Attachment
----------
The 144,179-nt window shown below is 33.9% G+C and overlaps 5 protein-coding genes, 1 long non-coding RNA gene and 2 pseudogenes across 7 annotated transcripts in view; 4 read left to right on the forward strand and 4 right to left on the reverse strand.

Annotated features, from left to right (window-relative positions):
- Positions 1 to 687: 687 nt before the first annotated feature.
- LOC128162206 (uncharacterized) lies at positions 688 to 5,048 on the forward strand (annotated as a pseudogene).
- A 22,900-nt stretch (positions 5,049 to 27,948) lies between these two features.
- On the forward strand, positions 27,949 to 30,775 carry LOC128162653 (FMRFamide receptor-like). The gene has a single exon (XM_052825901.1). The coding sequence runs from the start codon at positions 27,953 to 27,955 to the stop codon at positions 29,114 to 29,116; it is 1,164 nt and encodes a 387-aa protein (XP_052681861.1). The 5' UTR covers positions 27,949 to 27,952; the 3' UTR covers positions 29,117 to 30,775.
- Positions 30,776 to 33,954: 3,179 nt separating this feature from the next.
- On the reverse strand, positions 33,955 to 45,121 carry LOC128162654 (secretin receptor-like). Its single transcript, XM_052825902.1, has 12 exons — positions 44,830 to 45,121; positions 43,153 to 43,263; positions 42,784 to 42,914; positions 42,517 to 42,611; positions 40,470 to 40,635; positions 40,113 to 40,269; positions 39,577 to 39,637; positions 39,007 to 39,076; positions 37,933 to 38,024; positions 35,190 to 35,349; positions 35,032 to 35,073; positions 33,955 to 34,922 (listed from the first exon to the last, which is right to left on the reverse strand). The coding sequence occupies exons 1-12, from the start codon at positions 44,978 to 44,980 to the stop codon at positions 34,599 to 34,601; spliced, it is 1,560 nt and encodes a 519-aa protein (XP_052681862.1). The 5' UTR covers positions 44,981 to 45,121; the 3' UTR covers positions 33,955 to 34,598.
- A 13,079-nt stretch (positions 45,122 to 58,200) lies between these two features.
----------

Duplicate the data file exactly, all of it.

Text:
The 144,179-nt window shown below is 33.9% G+C and overlaps 5 protein-coding genes, 1 long non-coding RNA gene and 2 pseudogenes across 7 annotated transcripts in view; 4 read left to right on the forward strand and 4 right to left on the reverse strand.

Annotated features, from left to right (window-relative positions):
- Positions 1 to 687: 687 nt before the first annotated feature.
- LOC128162206 (uncharacterized) lies at positions 688 to 5,048 on the forward strand (annotated as a pseudogene).
- A 22,900-nt stretch (positions 5,049 to 27,948) lies between these two features.
- On the forward strand, positions 27,949 to 30,775 carry LOC128162653 (FMRFamide receptor-like). The gene has a single exon (XM_052825901.1). The coding sequence runs from the start codon at positions 27,953 to 27,955 to the stop codon at positions 29,114 to 29,116; it is 1,164 nt and encodes a 387-aa protein (XP_052681861.1). The 5' UTR covers positions 27,949 to 27,952; the 3' UTR covers positions 29,117 to 30,775.
- Positions 30,776 to 33,954: 3,179 nt separating this feature from the next.
- On the reverse strand, positions 33,955 to 45,121 carry LOC128162654 (secretin receptor-like). Its single transcript, XM_052825902.1, has 12 exons — positions 44,830 to 45,121; positions 43,153 to 43,263; positions 42,784 to 42,914; positions 42,517 to 42,611; positions 40,470 to 40,635; positions 40,113 to 40,269; positions 39,577 to 39,637; positions 39,007 to 39,076; positions 37,933 to 38,024; positions 35,190 to 35,349; positions 35,032 to 35,073; positions 33,955 to 34,922 (listed from the first exon to the last, which is right to left on the reverse strand). The coding sequence occupies exons 1-12, from the start codon at positions 44,978 to 44,980 to the stop codon at positions 34,599 to 34,601; spliced, it is 1,560 nt and encodes a 519-aa protein (XP_052681862.1). The 5' UTR covers positions 44,981 to 45,121; the 3' UTR covers positions 33,955 to 34,598.
- A 13,079-nt stretch (positions 45,122 to 58,200) lies between these two features.